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Cost savings, transit top mayor’s list

<p>Renewing Ottawa’s transportation and finding cost savings will be the big challenges for City Hall in 2008, the mayor’s state-of-the-city address proclaimed yesterday.</p>

O’Brien lays out priorities for 2008 in state-of-city speech


Renewing Ottawa’s transportation and finding cost savings will be the big challenges for City Hall in 2008, the mayor’s state-of-the-city address proclaimed yesterday.





With a review of the transportation master plan and examinations of all city government branches scheduled early this year, Mayor Larry O’Brien said the seeds of change planted in 2007 would begin to bear fruit as transit plans develop and the municipality becomes more efficient.





“Infrastructure renewal of all types is the single biggest financial challenge the city of Ottawa faces,” he said. “The agenda in 2008 is very full. We are going to have a busy, busy year.”





Transit will take its place at the top of municipal priorities, he said, adding, “It is fundamental for creating prosperity for the citizens of Ottawa.”





He lauded council’s 2007 approval of a study for a downtown tunnel and said it will play a central role in developing the new Transportation Master Plan, which is up for review. Council in April will confirm a rapid transit network for the city.





O’Brien also announced that former Cognos executive Rob Collins will chair the Mayor’s E-Government and Information Technology task force, responsible for improving client service and operational efficiencies.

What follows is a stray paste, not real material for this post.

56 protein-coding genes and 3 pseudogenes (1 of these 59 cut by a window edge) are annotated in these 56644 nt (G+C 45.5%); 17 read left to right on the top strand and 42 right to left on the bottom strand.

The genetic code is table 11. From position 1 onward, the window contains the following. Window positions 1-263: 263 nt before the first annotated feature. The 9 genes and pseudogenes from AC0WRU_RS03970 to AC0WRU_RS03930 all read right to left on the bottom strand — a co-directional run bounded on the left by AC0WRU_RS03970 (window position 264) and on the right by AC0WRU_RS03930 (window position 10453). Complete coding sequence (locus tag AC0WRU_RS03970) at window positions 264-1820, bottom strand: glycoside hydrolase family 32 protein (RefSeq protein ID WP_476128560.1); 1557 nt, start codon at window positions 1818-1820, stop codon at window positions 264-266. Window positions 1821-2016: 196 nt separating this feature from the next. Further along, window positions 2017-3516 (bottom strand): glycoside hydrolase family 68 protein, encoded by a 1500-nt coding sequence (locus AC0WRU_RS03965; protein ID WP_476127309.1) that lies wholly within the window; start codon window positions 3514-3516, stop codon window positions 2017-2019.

Collins said he wants to improve the “cumbersome‚ interactions people could process on-line, similar to renewing vehicle licences online with the provincial government.





“There are all kinds of things that people have to do with the city that you could do in that fashion,” he said.





In February, a citizens’ committee to monitor council’s internal review and make recommendations will be named. And in 2008 the mayor will host a second off-site summit with councillors.





Cost-saving governance measures and the branch-by-branch review should help the stated goal of a tax freeze, O’Brien said. “My goal will remain zero per cent (tax increase) every year of my mandate.




tim.wieclawski@metronews.ca

 
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